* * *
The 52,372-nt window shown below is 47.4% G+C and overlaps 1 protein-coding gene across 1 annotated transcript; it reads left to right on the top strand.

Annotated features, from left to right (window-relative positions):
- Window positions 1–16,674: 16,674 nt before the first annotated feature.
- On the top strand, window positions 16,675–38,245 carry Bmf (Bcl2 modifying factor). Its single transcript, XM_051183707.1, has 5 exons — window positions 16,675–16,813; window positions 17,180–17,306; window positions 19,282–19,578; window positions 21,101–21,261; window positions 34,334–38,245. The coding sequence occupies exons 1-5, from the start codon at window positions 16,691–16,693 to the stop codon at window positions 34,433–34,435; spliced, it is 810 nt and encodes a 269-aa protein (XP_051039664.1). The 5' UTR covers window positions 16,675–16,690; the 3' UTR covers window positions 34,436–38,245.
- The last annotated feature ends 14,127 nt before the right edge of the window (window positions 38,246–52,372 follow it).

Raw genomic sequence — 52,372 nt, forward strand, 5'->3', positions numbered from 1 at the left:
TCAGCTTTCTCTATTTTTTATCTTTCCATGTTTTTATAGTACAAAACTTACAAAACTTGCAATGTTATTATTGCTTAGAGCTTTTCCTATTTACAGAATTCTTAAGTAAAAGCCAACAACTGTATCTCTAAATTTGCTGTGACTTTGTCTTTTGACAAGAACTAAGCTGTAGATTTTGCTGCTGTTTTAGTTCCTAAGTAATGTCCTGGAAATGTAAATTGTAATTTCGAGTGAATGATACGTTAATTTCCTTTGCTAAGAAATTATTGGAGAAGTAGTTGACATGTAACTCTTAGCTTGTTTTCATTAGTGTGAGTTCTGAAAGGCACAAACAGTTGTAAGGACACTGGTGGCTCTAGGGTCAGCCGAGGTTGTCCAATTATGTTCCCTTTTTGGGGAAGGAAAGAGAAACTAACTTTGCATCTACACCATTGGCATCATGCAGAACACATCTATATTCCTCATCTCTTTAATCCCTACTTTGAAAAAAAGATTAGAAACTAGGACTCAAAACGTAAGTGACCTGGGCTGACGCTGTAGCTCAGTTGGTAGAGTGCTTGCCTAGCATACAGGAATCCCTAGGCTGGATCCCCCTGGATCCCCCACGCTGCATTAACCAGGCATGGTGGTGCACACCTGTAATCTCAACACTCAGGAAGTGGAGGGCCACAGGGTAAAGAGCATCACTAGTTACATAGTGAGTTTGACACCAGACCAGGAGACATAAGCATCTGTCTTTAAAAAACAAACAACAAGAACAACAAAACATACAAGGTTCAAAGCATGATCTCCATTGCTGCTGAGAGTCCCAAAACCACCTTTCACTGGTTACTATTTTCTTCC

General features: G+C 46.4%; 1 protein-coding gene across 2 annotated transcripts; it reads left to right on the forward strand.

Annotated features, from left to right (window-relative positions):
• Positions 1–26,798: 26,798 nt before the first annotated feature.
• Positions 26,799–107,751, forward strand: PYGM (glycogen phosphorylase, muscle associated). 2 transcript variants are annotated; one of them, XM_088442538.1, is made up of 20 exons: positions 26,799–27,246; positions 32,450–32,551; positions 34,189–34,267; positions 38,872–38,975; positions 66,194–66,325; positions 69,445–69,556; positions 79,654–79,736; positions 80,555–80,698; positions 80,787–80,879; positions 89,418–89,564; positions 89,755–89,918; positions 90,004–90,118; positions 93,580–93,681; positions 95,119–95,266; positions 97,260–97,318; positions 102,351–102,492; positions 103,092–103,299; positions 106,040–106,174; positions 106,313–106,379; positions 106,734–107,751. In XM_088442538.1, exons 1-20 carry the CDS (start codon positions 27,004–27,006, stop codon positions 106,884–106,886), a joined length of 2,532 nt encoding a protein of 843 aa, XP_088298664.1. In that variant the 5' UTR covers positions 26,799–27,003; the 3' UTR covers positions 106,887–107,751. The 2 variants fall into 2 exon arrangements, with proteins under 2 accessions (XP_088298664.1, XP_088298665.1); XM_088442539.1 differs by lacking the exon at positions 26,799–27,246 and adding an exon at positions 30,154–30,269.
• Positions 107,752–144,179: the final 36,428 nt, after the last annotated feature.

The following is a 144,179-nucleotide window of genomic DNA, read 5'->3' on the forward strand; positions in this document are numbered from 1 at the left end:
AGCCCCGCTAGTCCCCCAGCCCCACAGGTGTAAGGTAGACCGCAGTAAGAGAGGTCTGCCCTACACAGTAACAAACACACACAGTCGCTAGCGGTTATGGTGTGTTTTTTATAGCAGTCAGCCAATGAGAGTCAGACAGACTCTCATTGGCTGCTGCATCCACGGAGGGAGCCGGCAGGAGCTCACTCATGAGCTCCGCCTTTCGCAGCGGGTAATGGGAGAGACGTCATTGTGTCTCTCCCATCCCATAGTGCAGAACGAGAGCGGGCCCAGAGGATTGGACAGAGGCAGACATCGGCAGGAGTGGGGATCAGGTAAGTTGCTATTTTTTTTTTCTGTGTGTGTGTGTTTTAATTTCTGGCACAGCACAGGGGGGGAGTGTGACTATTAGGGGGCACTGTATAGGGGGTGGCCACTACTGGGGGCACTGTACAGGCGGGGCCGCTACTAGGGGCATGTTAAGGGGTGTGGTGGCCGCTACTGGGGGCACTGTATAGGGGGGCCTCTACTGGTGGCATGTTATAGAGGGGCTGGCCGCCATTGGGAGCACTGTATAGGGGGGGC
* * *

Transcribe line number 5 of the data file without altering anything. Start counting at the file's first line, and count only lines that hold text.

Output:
- The last annotated feature ends 14,127 nt before the right edge of the window (window positions 38,246–52,372 follow it).